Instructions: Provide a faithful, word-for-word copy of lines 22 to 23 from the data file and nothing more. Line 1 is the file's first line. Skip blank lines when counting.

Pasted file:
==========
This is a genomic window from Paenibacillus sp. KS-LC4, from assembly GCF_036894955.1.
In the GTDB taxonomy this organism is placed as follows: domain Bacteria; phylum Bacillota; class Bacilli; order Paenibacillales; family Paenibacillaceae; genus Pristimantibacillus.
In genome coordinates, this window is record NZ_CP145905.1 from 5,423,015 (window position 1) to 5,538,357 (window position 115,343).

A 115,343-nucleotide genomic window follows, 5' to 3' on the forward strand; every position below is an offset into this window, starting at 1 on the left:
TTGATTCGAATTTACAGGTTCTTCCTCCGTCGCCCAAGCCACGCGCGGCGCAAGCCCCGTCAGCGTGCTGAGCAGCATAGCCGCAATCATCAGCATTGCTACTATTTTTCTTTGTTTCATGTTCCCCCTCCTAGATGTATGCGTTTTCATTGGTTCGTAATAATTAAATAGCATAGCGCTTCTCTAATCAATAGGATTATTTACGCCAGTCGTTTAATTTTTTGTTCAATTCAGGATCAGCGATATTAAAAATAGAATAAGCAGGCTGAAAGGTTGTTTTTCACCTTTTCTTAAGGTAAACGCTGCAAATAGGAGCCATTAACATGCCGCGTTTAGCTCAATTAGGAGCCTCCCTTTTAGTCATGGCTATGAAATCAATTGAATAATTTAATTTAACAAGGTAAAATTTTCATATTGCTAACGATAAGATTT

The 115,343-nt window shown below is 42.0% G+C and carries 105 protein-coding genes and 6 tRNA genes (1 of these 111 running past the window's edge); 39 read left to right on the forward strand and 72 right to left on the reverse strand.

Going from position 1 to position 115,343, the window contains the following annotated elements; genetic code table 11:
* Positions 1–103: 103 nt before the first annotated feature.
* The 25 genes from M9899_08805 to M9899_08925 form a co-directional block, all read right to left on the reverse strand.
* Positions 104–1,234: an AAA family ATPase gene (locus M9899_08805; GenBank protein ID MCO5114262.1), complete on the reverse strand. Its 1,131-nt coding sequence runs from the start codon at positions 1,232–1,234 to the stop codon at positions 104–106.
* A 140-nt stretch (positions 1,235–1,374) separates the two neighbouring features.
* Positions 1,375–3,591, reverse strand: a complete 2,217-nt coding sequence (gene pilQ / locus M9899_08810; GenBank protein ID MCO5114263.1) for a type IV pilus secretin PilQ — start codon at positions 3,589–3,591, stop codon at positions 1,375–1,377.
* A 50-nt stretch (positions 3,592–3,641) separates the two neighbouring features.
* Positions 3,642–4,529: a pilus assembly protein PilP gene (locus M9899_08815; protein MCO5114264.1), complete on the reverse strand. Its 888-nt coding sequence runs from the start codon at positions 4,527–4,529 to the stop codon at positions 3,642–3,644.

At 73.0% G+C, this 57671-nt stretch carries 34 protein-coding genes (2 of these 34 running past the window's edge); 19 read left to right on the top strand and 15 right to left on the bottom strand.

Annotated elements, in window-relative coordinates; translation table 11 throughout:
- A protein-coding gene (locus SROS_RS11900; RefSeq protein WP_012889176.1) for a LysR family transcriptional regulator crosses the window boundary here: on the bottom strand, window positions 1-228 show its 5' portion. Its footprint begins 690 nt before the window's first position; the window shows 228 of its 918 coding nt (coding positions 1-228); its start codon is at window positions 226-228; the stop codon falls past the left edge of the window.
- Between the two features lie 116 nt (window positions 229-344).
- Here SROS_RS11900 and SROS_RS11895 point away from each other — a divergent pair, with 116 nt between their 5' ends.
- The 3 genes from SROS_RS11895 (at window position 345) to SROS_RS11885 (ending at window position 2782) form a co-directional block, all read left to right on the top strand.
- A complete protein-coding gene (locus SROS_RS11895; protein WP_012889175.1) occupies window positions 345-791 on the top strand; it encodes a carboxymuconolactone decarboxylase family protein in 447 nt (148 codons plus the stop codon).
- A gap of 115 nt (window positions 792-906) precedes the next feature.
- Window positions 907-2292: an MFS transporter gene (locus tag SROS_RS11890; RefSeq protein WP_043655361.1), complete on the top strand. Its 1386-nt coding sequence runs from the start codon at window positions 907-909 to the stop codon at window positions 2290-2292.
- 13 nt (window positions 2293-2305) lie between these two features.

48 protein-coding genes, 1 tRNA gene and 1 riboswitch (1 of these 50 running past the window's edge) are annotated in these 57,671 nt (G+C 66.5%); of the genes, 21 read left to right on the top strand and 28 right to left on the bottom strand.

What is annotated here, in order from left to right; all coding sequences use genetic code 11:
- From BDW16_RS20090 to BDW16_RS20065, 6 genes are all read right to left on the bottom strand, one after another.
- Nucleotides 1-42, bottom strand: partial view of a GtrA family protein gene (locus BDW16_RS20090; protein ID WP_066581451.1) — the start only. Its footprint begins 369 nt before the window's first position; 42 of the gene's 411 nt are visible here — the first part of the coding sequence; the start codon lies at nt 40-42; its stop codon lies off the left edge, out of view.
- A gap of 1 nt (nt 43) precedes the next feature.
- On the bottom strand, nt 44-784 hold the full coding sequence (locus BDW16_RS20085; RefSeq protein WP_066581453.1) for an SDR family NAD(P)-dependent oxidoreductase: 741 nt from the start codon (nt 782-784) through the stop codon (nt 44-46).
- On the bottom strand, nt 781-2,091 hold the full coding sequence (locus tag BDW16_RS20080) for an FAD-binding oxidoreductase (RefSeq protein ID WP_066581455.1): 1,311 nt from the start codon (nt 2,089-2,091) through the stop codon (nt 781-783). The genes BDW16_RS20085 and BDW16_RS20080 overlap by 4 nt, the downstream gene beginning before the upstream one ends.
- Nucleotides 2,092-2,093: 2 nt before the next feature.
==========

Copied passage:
- A gap of 115 nt (window positions 792-906) precedes the next feature.
- Window positions 907-2292: an MFS transporter gene (locus tag SROS_RS11890; RefSeq protein WP_043655361.1), complete on the top strand. Its 1386-nt coding sequence runs from the start codon at window positions 907-909 to the stop codon at window positions 2290-2292.